But let me remind you- “disciples” means followers- those who follow Jesus. And there were no pastors when he said it- there were no clergy in the Christian church until well after Jesus’ death and resurrection. And the one time the word “pastor”  is used in the New Testament- in Ephesians 4, Paul says plainly that the pastors’ job is NOT to do the ministry, but “equip the saints for the work of ministry, for the building up of the Body of Christ...”

You are given Jesus’ eyes to see the needs around you and you were given Jesus’ authority to begin to meet them! Your pastors are responsible for helping you learn to do this, and we promise to do so! But if we do your ministry, we are taking the opportunity for you to serve as the minister of Jesus that you have been called to be!

There are so many places to get involved in this mission to care for the sick that we have been given by Jesus, himself... First, there is simply the matter of being aware: are there people living near you who are struggling with illness? Maybe simply shopping for them- or going to sit with them in their loneliness...

At Bethlehem, we have a large and growing caring ministry- led by Diane Waarvik, there are opportunities to serve as a befriender- sharing with people who would otherwise spend their time alone... There are places to serve in our recovery ministry, offering those first steps of healing to those suffering from all kinds of addictions...

There are places to serve in NAMI- the National Association of Mental Illness- again, often just being present for someone for whom daily life is so difficult... By the way, I’m sure you’re wondering what became of my roommate Peggy: I saw her once more, selling her artwork in an exhibit on the Boston Commons nearly two years later. She was living in a group home, and trying to make her life work. To this day I am sorry I did not try and reach out to her sooner. And I have not heard a word about her since... Lord, have mercy...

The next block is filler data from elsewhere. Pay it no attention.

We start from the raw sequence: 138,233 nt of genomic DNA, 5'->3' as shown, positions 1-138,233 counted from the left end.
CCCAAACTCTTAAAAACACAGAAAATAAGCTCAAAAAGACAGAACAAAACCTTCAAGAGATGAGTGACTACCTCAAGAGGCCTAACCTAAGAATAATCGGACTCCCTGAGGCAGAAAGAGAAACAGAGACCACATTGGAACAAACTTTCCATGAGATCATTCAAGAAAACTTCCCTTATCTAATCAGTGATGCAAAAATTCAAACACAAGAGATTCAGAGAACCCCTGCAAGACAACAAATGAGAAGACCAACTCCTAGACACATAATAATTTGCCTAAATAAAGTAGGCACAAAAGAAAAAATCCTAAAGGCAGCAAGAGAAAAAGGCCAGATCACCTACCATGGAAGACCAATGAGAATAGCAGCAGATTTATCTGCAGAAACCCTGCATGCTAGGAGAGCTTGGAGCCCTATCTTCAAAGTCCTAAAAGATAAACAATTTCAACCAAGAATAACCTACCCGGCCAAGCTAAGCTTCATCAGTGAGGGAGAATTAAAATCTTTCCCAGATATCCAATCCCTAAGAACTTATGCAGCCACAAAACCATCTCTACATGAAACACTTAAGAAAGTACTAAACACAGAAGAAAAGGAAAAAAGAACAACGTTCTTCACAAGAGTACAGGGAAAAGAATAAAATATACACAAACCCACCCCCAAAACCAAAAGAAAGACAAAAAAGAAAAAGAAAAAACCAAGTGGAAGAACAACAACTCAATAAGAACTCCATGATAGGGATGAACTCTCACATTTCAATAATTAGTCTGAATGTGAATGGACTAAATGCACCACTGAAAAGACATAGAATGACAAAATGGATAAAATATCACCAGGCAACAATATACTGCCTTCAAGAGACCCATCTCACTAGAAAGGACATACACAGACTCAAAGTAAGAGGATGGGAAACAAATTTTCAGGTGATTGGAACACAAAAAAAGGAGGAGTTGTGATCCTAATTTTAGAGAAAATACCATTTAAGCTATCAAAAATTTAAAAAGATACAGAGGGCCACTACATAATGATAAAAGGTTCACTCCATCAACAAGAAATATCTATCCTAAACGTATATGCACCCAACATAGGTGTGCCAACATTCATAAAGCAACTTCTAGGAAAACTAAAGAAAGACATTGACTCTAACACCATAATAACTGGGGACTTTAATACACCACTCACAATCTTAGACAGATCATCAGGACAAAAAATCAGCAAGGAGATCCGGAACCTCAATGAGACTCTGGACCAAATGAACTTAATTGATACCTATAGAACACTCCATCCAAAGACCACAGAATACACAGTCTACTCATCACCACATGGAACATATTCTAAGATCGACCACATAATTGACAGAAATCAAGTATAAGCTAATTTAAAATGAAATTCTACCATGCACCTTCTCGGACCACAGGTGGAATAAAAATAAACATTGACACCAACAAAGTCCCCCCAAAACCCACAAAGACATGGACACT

The Aliveness Project works with people who are HIV positive or living with AIDS...

 We have doctors and nurses who travel the world, working with the poorest of the poor- and curing them of cataracts, or cleft palates, or other health issues. I know of a hospital serving as primary care for a quarter of a million people with two docs in South India, and if you have a month or two, they could sure use you!

 It’s a long list, but my point is that there is something each of us can do- each of us is being called to do!

There’s a story about Fulton Sheen, the famous Catholic bishop, who was visiting in a leper colony in Africa, and he was repulsed by these open cancerous, cankerous sores on the bodies of everybody laying there in the dirt.  And he walked by one man who not only had leprosy, but  had other skin diseases too, with open, puss-filled wounds on his legs.  And as Bishop Sheen leaned over to talk to him, the cross that he was wearing on a chain around his neck broke.  The chain broke and it fell into that open wound. He said, “You know, for a minute I was just repulsed.  I wanted to just kind of step back.  And then all of a sudden I was filled. I was overcome for this love for this person who had nothing.” He said, “I reached into the sore and I took up the cross.”

That, brothers and sisters, is what following Jesus is all about.  It is about the healing of broken lives.  If we're not doing that, we can never become the Good Samaritan, and I even doubt if we’re Christian!

 The business of our faith is about meeting needs and caring for the sick. It's love; it’s compassion; it is being the Body of Christ.  Now, I’m not going to kid you, if you get involved, it is going to cost you.  It will.  It is going to break you out of self-centeredness and comfortable things, and it is going to cost you time and energy and effort and money and maybe even your privacy sometimes; but you have the assurance of God’s presence- God’s power and God’s love working in your life! The Samaritan was moved with pity, and he went to the man, bandaged his wounds, put him on his own animal, brought him to an inn and took care of him...

 Which of these, do you think, was a neighbor to the man who fell into the hands of the robbers? He said, “the one who showed him mercy.” Jesus said to him- and to you, and me, “Go and do likewise!”